The dynamic facility location problem is a generalization of the classic facility location problem proposed by Eisenstat, Mathieu, and Schabanel to model the dynamics of evolving social/infrastructure networks. The generalization lies in that the distance metric between clients and facilities changes over time. This leads to a trade-off between optimizing the classic objective function and the "stability" of the solution: there is a switching cost charged every time a client changes the facility to which it is connected. While the standard linear program (LP) relaxation for the classic problem naturally extends to this problem, traditional LP-rounding techniques do not, as they are often sensitive to small changes in the metric resulting in frequent switches. We present a new LP-rounding algorithm for facility location problems, which yields the first constant approximation algorithm for the dynamic facility location problem. Our algorithm installs competing exponential clocks on the clients and facilities, and connect every client by the path that repeatedly follows the smallest clock in the neighborhood. The use of exponential clocks gives rise to several properties that distinguish our approach from previous LP-roundings for facility location problems. In particular, we use no clustering and we allow clients to connect through paths of arbitrary lengths. In fact, the clustering-free nature of our algorithm is crucial for applying our LP-rounding approach to the dynamic problem.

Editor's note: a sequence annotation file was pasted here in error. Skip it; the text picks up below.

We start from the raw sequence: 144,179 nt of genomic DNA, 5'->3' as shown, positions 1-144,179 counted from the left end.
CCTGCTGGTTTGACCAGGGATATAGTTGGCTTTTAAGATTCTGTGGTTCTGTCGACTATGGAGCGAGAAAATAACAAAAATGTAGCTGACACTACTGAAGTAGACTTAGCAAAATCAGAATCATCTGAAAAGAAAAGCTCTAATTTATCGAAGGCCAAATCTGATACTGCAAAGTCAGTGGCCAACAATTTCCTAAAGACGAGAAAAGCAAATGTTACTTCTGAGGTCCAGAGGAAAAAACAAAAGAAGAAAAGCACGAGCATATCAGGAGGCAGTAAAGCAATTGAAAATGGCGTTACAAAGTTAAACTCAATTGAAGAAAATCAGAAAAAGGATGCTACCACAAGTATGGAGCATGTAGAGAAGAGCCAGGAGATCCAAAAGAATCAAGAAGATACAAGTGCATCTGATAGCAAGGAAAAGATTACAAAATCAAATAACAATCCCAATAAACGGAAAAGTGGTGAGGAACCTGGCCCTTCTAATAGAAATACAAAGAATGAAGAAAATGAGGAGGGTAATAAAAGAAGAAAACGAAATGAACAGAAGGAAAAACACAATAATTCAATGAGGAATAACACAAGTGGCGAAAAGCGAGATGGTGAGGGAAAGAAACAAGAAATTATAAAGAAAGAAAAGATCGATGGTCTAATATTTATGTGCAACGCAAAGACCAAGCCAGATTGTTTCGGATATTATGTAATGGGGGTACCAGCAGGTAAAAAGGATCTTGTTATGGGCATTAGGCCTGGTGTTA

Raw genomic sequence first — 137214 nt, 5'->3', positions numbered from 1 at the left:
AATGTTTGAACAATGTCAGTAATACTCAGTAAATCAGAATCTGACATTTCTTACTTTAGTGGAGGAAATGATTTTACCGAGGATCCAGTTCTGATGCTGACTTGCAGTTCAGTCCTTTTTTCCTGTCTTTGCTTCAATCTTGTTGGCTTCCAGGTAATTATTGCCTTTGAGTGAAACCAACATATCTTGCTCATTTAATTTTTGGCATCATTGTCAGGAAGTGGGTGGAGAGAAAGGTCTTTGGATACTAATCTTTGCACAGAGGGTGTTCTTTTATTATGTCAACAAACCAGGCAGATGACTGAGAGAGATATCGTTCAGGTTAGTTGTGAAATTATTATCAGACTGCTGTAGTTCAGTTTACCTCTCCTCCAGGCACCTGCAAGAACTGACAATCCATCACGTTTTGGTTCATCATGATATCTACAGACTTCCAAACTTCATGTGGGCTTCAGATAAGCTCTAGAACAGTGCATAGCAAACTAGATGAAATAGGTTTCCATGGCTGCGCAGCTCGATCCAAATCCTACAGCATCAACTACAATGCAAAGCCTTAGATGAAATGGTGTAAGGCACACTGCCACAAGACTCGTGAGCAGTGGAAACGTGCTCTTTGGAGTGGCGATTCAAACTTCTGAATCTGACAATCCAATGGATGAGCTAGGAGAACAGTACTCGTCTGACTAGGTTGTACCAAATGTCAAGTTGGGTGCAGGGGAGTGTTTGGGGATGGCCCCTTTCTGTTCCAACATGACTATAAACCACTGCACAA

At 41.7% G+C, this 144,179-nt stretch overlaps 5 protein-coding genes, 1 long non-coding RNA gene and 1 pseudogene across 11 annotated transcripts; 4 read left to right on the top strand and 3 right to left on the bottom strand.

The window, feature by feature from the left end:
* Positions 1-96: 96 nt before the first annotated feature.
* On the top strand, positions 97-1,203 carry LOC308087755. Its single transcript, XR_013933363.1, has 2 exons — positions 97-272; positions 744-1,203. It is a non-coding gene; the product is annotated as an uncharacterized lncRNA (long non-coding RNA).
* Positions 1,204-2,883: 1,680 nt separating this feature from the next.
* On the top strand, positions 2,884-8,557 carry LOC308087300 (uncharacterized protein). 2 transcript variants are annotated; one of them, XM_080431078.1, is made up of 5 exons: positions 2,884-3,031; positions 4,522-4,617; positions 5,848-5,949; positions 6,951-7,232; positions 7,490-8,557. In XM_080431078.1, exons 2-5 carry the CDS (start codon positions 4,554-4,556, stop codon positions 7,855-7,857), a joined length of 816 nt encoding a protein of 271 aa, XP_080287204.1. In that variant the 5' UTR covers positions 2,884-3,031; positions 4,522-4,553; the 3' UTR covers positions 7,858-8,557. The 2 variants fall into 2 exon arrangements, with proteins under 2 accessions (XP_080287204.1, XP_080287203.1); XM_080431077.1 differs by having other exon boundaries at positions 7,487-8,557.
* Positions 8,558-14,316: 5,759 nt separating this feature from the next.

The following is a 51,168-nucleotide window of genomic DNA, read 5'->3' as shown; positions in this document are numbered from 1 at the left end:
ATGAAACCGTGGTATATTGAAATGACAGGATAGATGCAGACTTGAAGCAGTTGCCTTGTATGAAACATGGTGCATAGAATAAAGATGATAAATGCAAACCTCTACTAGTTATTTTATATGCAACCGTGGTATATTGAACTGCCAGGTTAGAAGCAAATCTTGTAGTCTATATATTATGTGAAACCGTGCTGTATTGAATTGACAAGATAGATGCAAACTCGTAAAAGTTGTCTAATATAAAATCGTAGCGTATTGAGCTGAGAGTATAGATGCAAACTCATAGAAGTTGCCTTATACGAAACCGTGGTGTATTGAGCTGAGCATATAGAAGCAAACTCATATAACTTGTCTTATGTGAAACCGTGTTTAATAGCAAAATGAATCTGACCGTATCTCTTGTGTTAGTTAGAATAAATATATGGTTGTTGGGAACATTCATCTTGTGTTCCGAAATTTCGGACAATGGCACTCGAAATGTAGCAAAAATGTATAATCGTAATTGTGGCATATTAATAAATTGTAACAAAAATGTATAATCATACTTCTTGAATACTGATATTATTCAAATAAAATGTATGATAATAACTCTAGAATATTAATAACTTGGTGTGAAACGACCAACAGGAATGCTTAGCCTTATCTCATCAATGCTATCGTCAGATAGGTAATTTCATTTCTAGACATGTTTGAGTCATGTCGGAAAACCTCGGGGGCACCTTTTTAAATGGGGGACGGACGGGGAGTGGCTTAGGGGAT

|Title of host publication||Proceedings of the 26th Annual ACM-SIAM Symposium on Discrete Algorithms, SODA 2015|
|Publisher||Association for Computing Machinery|
|Number of pages||14|
|Publication status||Published - 2015|
|Event||26th Annual ACM-SIAM Symposium on Discrete Algorithms, SODA 2015 - San Diego, United States|
Duration: 2015 Jan 4 → 2015 Jan 6
|Name||Proceedings of the Annual ACM-SIAM Symposium on Discrete Algorithms|
|Other||26th Annual ACM-SIAM Symposium on Discrete Algorithms, SODA 2015|
|Period||15/1/4 → 15/1/6|
Bibliographical notePublisher Copyright:
Copyright © 2015 by the Society for Industrial and Applied Mathmatics.
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